China Minmetals Corporation and Noranda Inc.
(10 pages of text)
The proposed takeover of Noranda Inc. (one of the biggest mineral players in the world) by the Chinese state owned enterprise, China Minmetals Corporation, was cause for Canadian government concern as it required some understanding about the workings and objectives of state owned enterprises. There was particular concern around the labour issues and human rights violations in China, and the possible impact of these on the proposed takeover. Equally important, Canada ran the substantial risk of sending the wrong message to the People's Republic of China if it was to block such a takeover, and in some respects, to be seen as shutting its doors to one of the world's largest and most powerful emerging economies.
This case is intended to be used in an international business course. This case is also suitable for use in business-government relations, public administration and international affairs courses. This case should enable students to 1) become acquainted with key economic, political and social differences between an industrialized market economy such as Canada and one of the most powerful emerging economies in the world, the People's Republic of China, ruled by a communist party, where SOEs play a major role in a government-directed economy; 2) understand the potential trade-offs a market economy such as Canada might make between its social values and the drive to exploit potential economic opportunities in China, a country whose human rights performance is wanting; 3) introduce students to the role played by government investment screening agencies and that, in the case of Canada, human rights is not a screening factor of interest, while national security may become a factor of interest as a result of a 2005 government-proposed amendment to the Investment Canada Act.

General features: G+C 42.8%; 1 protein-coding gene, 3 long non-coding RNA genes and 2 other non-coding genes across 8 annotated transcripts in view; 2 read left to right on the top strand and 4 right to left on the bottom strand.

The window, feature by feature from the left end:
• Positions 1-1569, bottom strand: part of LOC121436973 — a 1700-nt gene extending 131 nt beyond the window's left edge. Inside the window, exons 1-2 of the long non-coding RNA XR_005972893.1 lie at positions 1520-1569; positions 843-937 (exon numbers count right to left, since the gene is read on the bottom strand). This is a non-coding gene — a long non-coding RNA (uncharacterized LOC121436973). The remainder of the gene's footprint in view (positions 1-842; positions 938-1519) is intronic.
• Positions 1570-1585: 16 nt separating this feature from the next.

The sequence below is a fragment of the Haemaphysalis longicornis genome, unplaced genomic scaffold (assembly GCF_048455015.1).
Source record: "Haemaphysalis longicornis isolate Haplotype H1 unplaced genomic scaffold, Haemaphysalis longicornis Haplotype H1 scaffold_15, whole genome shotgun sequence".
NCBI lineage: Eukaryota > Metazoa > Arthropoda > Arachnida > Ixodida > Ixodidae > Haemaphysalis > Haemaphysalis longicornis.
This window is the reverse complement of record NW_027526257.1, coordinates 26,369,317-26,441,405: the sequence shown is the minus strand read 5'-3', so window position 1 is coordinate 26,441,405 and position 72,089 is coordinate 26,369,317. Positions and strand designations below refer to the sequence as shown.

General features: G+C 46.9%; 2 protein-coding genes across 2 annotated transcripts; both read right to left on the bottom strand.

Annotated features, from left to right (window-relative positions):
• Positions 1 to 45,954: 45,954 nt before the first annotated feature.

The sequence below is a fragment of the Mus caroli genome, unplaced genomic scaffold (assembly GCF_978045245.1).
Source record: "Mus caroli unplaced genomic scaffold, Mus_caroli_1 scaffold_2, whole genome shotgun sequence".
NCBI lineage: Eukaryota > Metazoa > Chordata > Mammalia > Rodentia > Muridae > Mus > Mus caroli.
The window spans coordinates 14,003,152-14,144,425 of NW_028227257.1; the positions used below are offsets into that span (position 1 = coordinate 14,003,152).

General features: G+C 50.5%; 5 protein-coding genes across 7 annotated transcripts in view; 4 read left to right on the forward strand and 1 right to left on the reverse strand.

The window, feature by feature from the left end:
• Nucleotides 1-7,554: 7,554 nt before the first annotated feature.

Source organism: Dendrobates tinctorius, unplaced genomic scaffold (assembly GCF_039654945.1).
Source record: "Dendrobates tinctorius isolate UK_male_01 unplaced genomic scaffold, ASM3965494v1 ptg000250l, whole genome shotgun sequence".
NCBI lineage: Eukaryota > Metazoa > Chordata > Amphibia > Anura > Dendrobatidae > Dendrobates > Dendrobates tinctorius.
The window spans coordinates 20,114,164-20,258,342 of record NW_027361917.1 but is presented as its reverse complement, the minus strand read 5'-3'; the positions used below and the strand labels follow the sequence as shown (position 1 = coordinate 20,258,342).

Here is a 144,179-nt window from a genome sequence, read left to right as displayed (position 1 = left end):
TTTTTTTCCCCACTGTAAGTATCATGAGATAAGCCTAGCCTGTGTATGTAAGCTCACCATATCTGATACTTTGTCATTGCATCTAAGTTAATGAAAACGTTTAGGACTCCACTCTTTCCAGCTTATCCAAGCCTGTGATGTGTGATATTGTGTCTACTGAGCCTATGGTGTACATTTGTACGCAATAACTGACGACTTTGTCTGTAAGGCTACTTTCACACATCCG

Mining, Quarrying, and Oil and Gas Extraction
Canada/China, Large, 2004
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